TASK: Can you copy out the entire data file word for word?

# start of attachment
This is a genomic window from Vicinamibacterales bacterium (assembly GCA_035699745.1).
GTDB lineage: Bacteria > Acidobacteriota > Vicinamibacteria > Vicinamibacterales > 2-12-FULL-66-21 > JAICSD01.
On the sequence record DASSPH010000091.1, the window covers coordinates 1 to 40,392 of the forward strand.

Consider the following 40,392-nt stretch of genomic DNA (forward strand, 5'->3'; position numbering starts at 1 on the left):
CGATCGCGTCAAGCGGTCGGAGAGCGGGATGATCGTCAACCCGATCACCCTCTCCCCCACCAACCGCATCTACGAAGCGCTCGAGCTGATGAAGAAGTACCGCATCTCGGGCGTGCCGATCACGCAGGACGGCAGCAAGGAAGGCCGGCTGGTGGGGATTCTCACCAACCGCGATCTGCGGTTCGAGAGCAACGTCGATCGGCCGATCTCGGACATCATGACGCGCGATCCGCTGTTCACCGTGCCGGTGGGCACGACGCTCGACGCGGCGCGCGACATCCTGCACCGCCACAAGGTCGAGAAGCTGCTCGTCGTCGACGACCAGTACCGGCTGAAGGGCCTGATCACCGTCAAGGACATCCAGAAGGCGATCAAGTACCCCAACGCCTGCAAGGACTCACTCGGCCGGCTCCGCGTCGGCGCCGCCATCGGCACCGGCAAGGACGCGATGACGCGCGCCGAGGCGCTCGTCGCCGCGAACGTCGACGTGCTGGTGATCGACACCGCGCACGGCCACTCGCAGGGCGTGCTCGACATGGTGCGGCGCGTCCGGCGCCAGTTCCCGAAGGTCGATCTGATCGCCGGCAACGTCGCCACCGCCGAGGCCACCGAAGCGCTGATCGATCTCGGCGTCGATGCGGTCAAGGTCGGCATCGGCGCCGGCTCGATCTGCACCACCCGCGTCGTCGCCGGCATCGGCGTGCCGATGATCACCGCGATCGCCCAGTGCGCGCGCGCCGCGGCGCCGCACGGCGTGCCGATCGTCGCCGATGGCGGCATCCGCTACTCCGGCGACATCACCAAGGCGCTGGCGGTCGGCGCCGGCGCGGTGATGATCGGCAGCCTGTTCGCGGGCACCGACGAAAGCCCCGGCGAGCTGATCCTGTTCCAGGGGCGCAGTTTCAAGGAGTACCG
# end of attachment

This is a genomic window from Vicinamibacterales bacterium (assembly GCA_035699745.1).
GTDB lineage: Bacteria > Acidobacteriota > Vicinamibacteria > Vicinamibacterales > 2-12-FULL-66-21 > JAICSD01.
On the sequence record DASSPH010000091.1, the window covers coordinates 1 to 40,392 of the forward strand.

Consider the following 40,392-nt stretch of genomic DNA (forward strand, 5'->3'; position numbering starts at 1 on the left):
CGATCGCGTCAAGCGGTCGGAGAGCGGGATGATCGTCAACCCGATCACCCTCTCCCCCACCAACCGCATCTACGAAGCGCTCGAGCTGATGAAGAAGTACCGCATCTCGGGCGTGCCGATCACGCAGGACGGCAGCAAGGAAGGCCGGCTGGTGGGGATTCTCACCAACCGCGATCTGCGGTTCGAGAGCAACGTCGATCGGCCGATCTCGGACATCATGACGCGCGATCCGCTGTTCACCGTGCCGGTGGGCACGACGCTCGACGCGGCGCGCGACATCCTGCACCGCCACAAGGTCGAGAAGCTGCTCGTCGTCGACGACCAGTACCGGCTGAAGGGCCTGATCACCGTCAAGGACATCCAGAAGGCGATCAAGTACCCCAACGCCTGCAAGGACTCACTCGGCCGGCTCCGCGTCGGCGCCGCCATCGGCACCGGCAAGGACGCGATGACGCGCGCCGAGGCGCTCGTCGCCGCGAACGTCGACGTGCTGGTGATCGACACCGCGCACGGCCACTCGCAGGGCGTGCTCGACATGGTGCGGCGCGTCCGGCGCCAGTTCCCGAAGGTCGATCTGATCGCCGGCAACGTCGCCACCGCCGAGGCCACCGAAGCGCTGATCGATCTCGGCGTCGATGCGGTCAAGGTCGGCATCGGCGCCGGCTCGATCTGCACCACCCGCGTCGTCGCCGGCATCGGCGTGCCGATGATCACCGCGATCGCCCAGTGCGCGCGCGCCGCGGCGCCGCACGGCGTGCCGATCGTCGCCGATGGCGGCATCCGCTACTCCGGCGACATCACCAAGGCGCTGGCGGTCGGCGCCGGCGCGGTGATGATCGGCAGCCTGTTCGCGGGCACCGACGAAAGCCCCGGCGAGCTGATCCTGTTCCAGGGGCGCAGTTTCAAGGAGTACCG